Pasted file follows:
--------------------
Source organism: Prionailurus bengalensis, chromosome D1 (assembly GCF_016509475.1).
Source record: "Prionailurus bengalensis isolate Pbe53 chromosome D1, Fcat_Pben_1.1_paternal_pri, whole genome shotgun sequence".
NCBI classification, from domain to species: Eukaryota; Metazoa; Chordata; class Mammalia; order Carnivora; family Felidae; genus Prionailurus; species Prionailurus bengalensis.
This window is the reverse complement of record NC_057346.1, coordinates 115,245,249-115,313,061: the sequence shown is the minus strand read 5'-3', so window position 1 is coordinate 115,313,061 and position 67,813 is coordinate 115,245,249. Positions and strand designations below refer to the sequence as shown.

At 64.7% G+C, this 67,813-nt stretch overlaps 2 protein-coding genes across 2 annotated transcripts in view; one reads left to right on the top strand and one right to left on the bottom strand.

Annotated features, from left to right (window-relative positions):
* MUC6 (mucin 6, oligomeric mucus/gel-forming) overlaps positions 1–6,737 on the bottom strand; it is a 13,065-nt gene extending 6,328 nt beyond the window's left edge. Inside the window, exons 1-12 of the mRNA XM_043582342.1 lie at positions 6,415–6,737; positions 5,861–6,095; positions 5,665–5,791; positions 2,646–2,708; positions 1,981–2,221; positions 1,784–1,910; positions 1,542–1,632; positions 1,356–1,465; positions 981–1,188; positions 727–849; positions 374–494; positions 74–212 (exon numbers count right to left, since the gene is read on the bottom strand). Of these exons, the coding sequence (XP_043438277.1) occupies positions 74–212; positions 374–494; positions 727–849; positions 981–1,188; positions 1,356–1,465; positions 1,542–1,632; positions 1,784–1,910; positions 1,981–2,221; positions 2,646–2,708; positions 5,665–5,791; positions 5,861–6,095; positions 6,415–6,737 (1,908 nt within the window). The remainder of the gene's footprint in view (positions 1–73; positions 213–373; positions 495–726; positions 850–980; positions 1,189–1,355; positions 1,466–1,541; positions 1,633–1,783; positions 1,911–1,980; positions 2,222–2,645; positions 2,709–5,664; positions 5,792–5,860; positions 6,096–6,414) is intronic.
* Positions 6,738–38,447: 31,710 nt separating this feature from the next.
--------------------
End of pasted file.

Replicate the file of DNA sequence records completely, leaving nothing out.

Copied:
Source organism: Prionailurus bengalensis, chromosome D1 (assembly GCF_016509475.1).
Source record: "Prionailurus bengalensis isolate Pbe53 chromosome D1, Fcat_Pben_1.1_paternal_pri, whole genome shotgun sequence".
NCBI classification, from domain to species: Eukaryota; Metazoa; Chordata; class Mammalia; order Carnivora; family Felidae; genus Prionailurus; species Prionailurus bengalensis.
This window is the reverse complement of record NC_057346.1, coordinates 115,245,249-115,313,061: the sequence shown is the minus strand read 5'-3', so window position 1 is coordinate 115,313,061 and position 67,813 is coordinate 115,245,249. Positions and strand designations below refer to the sequence as shown.

At 64.7% G+C, this 67,813-nt stretch overlaps 2 protein-coding genes across 2 annotated transcripts in view; one reads left to right on the top strand and one right to left on the bottom strand.

Annotated features, from left to right (window-relative positions):
* MUC6 (mucin 6, oligomeric mucus/gel-forming) overlaps positions 1–6,737 on the bottom strand; it is a 13,065-nt gene extending 6,328 nt beyond the window's left edge. Inside the window, exons 1-12 of the mRNA XM_043582342.1 lie at positions 6,415–6,737; positions 5,861–6,095; positions 5,665–5,791; positions 2,646–2,708; positions 1,981–2,221; positions 1,784–1,910; positions 1,542–1,632; positions 1,356–1,465; positions 981–1,188; positions 727–849; positions 374–494; positions 74–212 (exon numbers count right to left, since the gene is read on the bottom strand). Of these exons, the coding sequence (XP_043438277.1) occupies positions 74–212; positions 374–494; positions 727–849; positions 981–1,188; positions 1,356–1,465; positions 1,542–1,632; positions 1,784–1,910; positions 1,981–2,221; positions 2,646–2,708; positions 5,665–5,791; positions 5,861–6,095; positions 6,415–6,737 (1,908 nt within the window). The remainder of the gene's footprint in view (positions 1–73; positions 213–373; positions 495–726; positions 850–980; positions 1,189–1,355; positions 1,466–1,541; positions 1,633–1,783; positions 1,911–1,980; positions 2,222–2,645; positions 2,709–5,664; positions 5,792–5,860; positions 6,096–6,414) is intronic.
* Positions 6,738–38,447: 31,710 nt separating this feature from the next.